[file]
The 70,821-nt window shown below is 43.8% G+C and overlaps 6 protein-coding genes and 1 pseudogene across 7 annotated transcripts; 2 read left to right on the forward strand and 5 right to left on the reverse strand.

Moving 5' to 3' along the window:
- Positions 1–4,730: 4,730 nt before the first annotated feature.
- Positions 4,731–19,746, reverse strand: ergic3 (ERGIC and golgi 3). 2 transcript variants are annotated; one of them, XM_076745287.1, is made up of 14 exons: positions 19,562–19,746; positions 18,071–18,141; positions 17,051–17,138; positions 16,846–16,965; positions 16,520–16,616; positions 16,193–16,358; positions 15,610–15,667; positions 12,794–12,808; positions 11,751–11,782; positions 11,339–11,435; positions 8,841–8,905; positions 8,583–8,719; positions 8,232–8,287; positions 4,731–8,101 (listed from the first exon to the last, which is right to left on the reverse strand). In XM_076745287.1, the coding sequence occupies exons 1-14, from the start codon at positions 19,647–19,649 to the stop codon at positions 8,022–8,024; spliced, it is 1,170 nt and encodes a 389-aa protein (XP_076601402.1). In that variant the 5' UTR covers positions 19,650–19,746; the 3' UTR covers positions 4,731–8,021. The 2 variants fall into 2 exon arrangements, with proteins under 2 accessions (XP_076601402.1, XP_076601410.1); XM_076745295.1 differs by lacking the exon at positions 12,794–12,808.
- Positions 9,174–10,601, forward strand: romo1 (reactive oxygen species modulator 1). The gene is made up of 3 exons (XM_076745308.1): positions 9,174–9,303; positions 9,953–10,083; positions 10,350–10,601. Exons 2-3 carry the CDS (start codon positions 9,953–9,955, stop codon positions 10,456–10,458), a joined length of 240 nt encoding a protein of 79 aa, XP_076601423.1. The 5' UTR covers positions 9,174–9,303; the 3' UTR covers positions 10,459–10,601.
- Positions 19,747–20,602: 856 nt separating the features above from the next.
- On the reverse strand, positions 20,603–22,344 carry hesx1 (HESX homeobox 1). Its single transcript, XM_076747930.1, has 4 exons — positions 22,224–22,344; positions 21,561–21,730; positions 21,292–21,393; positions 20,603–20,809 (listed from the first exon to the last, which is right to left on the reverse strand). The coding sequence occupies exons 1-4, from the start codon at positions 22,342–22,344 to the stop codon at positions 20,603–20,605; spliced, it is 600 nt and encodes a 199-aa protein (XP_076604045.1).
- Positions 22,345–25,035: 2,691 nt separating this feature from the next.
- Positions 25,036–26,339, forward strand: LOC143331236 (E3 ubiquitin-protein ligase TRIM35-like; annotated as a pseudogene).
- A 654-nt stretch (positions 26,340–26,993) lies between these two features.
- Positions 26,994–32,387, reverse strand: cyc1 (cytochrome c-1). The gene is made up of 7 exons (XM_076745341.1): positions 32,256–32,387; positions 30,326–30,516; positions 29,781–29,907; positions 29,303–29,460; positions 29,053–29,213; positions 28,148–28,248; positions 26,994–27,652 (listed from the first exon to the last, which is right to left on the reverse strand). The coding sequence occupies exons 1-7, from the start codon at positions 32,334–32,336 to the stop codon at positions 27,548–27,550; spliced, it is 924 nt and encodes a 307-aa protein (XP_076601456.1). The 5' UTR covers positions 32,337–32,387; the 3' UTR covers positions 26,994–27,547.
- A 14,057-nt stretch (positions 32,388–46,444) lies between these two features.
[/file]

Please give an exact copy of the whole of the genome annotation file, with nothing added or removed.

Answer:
The 70,821-nt window shown below is 43.8% G+C and overlaps 6 protein-coding genes and 1 pseudogene across 7 annotated transcripts; 2 read left to right on the forward strand and 5 right to left on the reverse strand.

Moving 5' to 3' along the window:
- Positions 1–4,730: 4,730 nt before the first annotated feature.
- Positions 4,731–19,746, reverse strand: ergic3 (ERGIC and golgi 3). 2 transcript variants are annotated; one of them, XM_076745287.1, is made up of 14 exons: positions 19,562–19,746; positions 18,071–18,141; positions 17,051–17,138; positions 16,846–16,965; positions 16,520–16,616; positions 16,193–16,358; positions 15,610–15,667; positions 12,794–12,808; positions 11,751–11,782; positions 11,339–11,435; positions 8,841–8,905; positions 8,583–8,719; positions 8,232–8,287; positions 4,731–8,101 (listed from the first exon to the last, which is right to left on the reverse strand). In XM_076745287.1, the coding sequence occupies exons 1-14, from the start codon at positions 19,647–19,649 to the stop codon at positions 8,022–8,024; spliced, it is 1,170 nt and encodes a 389-aa protein (XP_076601402.1). In that variant the 5' UTR covers positions 19,650–19,746; the 3' UTR covers positions 4,731–8,021. The 2 variants fall into 2 exon arrangements, with proteins under 2 accessions (XP_076601402.1, XP_076601410.1); XM_076745295.1 differs by lacking the exon at positions 12,794–12,808.
- Positions 9,174–10,601, forward strand: romo1 (reactive oxygen species modulator 1). The gene is made up of 3 exons (XM_076745308.1): positions 9,174–9,303; positions 9,953–10,083; positions 10,350–10,601. Exons 2-3 carry the CDS (start codon positions 9,953–9,955, stop codon positions 10,456–10,458), a joined length of 240 nt encoding a protein of 79 aa, XP_076601423.1. The 5' UTR covers positions 9,174–9,303; the 3' UTR covers positions 10,459–10,601.
- Positions 19,747–20,602: 856 nt separating the features above from the next.
- On the reverse strand, positions 20,603–22,344 carry hesx1 (HESX homeobox 1). Its single transcript, XM_076747930.1, has 4 exons — positions 22,224–22,344; positions 21,561–21,730; positions 21,292–21,393; positions 20,603–20,809 (listed from the first exon to the last, which is right to left on the reverse strand). The coding sequence occupies exons 1-4, from the start codon at positions 22,342–22,344 to the stop codon at positions 20,603–20,605; spliced, it is 600 nt and encodes a 199-aa protein (XP_076604045.1).
- Positions 22,345–25,035: 2,691 nt separating this feature from the next.
- Positions 25,036–26,339, forward strand: LOC143331236 (E3 ubiquitin-protein ligase TRIM35-like; annotated as a pseudogene).
- A 654-nt stretch (positions 26,340–26,993) lies between these two features.
- Positions 26,994–32,387, reverse strand: cyc1 (cytochrome c-1). The gene is made up of 7 exons (XM_076745341.1): positions 32,256–32,387; positions 30,326–30,516; positions 29,781–29,907; positions 29,303–29,460; positions 29,053–29,213; positions 28,148–28,248; positions 26,994–27,652 (listed from the first exon to the last, which is right to left on the reverse strand). The coding sequence occupies exons 1-7, from the start codon at positions 32,334–32,336 to the stop codon at positions 27,548–27,550; spliced, it is 924 nt and encodes a 307-aa protein (XP_076601456.1). The 5' UTR covers positions 32,337–32,387; the 3' UTR covers positions 26,994–27,547.
- A 14,057-nt stretch (positions 32,388–46,444) lies between these two features.